Knowing that Maine Republicans can’t win on their own merits this November, they are putting their thumb on the scale by refusing a routine fix to a typo that effectively shuts down the state’s Clean Elections system. Maine voters have twice approved the Clean Elections program that aids candidates who wish to receive very limited private contributions to their campaigns. However, the system – embraced by mostly Democratic candidates – is threatened by an inadvertent drafting error that prohibits the Maine Ethics Commission from disbursing funds to candidates through the Clean Elections system. In an election year where the DLCC continues to be extremely successful in harnessing the incredible momentum we’ve seen from Democrats all over the country, Republicans know that this unethical obstruction of the Clean Elections system will help stem this momentum. Maine House Democrats, led by DLCC Board member Speaker Sara Gideon, have been critical in the advancement of progressive policy in the state, and with Democrats only one seat away from flipping the Maine Senate from red to blue, the DLCC has both chambers in its sights this November. After flipping 44 seats from red to blue since the 2016 election, it is essential that we continue to elect more Democrats and flip everything this November to hold Republicans accountable for their detrimental and divisive policies affecting Americans nationwide.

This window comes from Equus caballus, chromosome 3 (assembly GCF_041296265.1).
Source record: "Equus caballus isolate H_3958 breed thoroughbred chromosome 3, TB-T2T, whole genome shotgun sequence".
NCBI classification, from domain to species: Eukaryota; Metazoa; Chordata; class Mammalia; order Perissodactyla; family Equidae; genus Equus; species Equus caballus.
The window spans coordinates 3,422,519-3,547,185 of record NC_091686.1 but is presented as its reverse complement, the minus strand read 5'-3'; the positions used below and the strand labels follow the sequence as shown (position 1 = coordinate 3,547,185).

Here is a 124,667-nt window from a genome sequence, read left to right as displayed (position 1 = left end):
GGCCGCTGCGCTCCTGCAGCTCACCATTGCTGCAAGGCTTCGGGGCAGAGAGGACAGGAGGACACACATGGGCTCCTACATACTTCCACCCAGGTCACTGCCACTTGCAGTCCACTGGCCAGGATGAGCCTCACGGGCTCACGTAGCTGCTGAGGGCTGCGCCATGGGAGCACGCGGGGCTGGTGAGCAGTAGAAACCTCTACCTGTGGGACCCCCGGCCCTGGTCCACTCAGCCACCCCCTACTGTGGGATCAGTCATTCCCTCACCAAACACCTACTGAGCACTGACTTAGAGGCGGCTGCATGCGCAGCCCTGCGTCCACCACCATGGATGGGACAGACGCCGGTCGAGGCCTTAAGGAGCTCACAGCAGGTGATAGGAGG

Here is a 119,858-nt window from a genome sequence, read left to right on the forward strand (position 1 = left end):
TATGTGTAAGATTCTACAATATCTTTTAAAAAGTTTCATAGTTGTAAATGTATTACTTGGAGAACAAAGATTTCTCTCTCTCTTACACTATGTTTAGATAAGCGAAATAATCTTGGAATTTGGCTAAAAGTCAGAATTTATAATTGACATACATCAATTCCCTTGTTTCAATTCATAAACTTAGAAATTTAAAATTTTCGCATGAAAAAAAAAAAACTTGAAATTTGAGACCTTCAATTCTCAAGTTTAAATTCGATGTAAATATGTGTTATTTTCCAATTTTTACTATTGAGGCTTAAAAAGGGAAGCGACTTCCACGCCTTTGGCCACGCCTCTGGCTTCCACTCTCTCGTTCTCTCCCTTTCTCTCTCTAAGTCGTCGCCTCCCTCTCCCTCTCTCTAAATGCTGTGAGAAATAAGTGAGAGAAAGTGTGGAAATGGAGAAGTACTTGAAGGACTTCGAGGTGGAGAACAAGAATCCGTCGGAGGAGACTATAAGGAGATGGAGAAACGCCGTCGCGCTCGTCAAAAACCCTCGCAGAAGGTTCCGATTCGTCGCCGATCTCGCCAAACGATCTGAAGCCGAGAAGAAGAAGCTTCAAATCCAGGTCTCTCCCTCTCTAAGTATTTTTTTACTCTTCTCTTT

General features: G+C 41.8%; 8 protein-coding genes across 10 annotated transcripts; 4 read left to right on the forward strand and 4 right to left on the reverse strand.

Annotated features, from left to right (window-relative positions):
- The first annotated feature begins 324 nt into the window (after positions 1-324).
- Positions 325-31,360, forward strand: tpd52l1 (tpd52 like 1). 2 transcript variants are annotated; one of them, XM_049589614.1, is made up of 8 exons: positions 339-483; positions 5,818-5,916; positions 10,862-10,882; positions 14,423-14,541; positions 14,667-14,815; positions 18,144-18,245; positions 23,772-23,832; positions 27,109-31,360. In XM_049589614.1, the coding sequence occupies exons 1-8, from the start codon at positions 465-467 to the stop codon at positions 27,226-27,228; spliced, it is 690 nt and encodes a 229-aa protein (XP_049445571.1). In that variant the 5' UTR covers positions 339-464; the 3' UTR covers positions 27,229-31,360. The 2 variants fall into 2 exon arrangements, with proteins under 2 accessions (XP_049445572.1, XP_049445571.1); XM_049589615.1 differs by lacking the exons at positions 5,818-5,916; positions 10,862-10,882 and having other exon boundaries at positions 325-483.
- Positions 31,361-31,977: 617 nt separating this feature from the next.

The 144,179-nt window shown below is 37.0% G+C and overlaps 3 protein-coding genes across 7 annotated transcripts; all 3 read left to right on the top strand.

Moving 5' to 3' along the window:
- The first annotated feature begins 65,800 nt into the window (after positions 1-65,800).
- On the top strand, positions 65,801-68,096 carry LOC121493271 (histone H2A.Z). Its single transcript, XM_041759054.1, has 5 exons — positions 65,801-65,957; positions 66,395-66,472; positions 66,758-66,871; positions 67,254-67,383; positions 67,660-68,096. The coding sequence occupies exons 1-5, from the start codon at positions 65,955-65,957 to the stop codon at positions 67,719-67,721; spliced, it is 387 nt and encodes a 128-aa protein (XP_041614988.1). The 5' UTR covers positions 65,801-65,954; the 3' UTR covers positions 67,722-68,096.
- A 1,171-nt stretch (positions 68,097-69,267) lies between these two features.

4.    Automatic voter registration may be coming to Mass. - and bringing 500,000 new voters with it

State Democrats are leading the charge to secure voting rights for everyone. This Wednesday, the Massachusetts House of Representatives passed a bill that automatically registers residents to vote when they receive licenses at the Registry of Motor Vehicles or medical care through MassHealth, Massachusetts’ health care program for those who are disabled or have low incomes. Estimated to enroll an additional 500,000 voters, this bill makes the ballot box more accessible for every citizen by enfranchising those often marginalized from the democratic process, such as young people, those from lower incomes, and communities of color. With this bill, Massachusetts becomes the 14th state to have passed legislation for automatic voter registration. Despite the shameful blow dealt to voting rights this week by the Supreme Court’s decision in Abbott v. Perez, state Democrats have continued to step up to protect our constitutional right to vote.

5.   State Senate Dems say LGBT bills routinely killed